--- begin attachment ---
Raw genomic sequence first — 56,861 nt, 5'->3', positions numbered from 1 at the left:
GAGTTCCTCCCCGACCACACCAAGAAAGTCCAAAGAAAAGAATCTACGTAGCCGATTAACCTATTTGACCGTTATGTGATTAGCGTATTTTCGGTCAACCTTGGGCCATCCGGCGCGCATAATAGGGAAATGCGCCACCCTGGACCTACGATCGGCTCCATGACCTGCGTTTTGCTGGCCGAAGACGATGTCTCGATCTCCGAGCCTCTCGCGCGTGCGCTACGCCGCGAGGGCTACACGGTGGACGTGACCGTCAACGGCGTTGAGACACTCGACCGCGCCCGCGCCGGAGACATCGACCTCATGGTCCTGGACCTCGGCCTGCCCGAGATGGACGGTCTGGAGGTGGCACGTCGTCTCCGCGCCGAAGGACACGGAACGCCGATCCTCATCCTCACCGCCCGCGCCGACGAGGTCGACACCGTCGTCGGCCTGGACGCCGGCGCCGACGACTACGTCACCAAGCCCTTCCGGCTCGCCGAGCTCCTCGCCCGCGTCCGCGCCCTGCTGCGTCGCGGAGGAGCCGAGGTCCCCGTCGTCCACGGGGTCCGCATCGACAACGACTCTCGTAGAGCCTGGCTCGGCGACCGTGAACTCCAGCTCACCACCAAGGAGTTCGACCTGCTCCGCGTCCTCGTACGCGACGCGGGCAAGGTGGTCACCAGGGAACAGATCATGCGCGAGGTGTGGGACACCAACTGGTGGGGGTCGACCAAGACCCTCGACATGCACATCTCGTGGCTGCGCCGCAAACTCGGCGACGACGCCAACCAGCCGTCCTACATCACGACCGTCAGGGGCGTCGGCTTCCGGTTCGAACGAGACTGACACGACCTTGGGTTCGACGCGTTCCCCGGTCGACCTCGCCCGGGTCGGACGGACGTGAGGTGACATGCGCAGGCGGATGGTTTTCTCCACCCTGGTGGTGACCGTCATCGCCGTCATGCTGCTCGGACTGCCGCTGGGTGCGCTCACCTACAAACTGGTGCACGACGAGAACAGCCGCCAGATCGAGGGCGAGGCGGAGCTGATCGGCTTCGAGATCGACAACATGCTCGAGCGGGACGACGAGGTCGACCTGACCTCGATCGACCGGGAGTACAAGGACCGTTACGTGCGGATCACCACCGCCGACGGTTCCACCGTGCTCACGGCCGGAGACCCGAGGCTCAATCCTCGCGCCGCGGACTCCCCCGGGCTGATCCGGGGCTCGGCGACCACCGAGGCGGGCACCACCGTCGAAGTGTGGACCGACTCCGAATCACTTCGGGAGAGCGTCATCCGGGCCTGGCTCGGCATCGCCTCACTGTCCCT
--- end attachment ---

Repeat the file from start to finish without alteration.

Raw genomic sequence first — 56,861 nt, 5'->3', positions numbered from 1 at the left:
GAGTTCCTCCCCGACCACACCAAGAAAGTCCAAAGAAAAGAATCTACGTAGCCGATTAACCTATTTGACCGTTATGTGATTAGCGTATTTTCGGTCAACCTTGGGCCATCCGGCGCGCATAATAGGGAAATGCGCCACCCTGGACCTACGATCGGCTCCATGACCTGCGTTTTGCTGGCCGAAGACGATGTCTCGATCTCCGAGCCTCTCGCGCGTGCGCTACGCCGCGAGGGCTACACGGTGGACGTGACCGTCAACGGCGTTGAGACACTCGACCGCGCCCGCGCCGGAGACATCGACCTCATGGTCCTGGACCTCGGCCTGCCCGAGATGGACGGTCTGGAGGTGGCACGTCGTCTCCGCGCCGAAGGACACGGAACGCCGATCCTCATCCTCACCGCCCGCGCCGACGAGGTCGACACCGTCGTCGGCCTGGACGCCGGCGCCGACGACTACGTCACCAAGCCCTTCCGGCTCGCCGAGCTCCTCGCCCGCGTCCGCGCCCTGCTGCGTCGCGGAGGAGCCGAGGTCCCCGTCGTCCACGGGGTCCGCATCGACAACGACTCTCGTAGAGCCTGGCTCGGCGACCGTGAACTCCAGCTCACCACCAAGGAGTTCGACCTGCTCCGCGTCCTCGTACGCGACGCGGGCAAGGTGGTCACCAGGGAACAGATCATGCGCGAGGTGTGGGACACCAACTGGTGGGGGTCGACCAAGACCCTCGACATGCACATCTCGTGGCTGCGCCGCAAACTCGGCGACGACGCCAACCAGCCGTCCTACATCACGACCGTCAGGGGCGTCGGCTTCCGGTTCGAACGAGACTGACACGACCTTGGGTTCGACGCGTTCCCCGGTCGACCTCGCCCGGGTCGGACGGACGTGAGGTGACATGCGCAGGCGGATGGTTTTCTCCACCCTGGTGGTGACCGTCATCGCCGTCATGCTGCTCGGACTGCCGCTGGGTGCGCTCACCTACAAACTGGTGCACGACGAGAACAGCCGCCAGATCGAGGGCGAGGCGGAGCTGATCGGCTTCGAGATCGACAACATGCTCGAGCGGGACGACGAGGTCGACCTGACCTCGATCGACCGGGAGTACAAGGACCGTTACGTGCGGATCACCACCGCCGACGGTTCCACCGTGCTCACGGCCGGAGACCCGAGGCTCAATCCTCGCGCCGCGGACTCCCCCGGGCTGATCCGGGGCTCGGCGACCACCGAGGCGGGCACCACCGTCGAAGTGTGGACCGACTCCGAATCACTTCGGGAGAGCGTCATCCGGGCCTGGCTCGGCATCGCCTCACTGTCCCT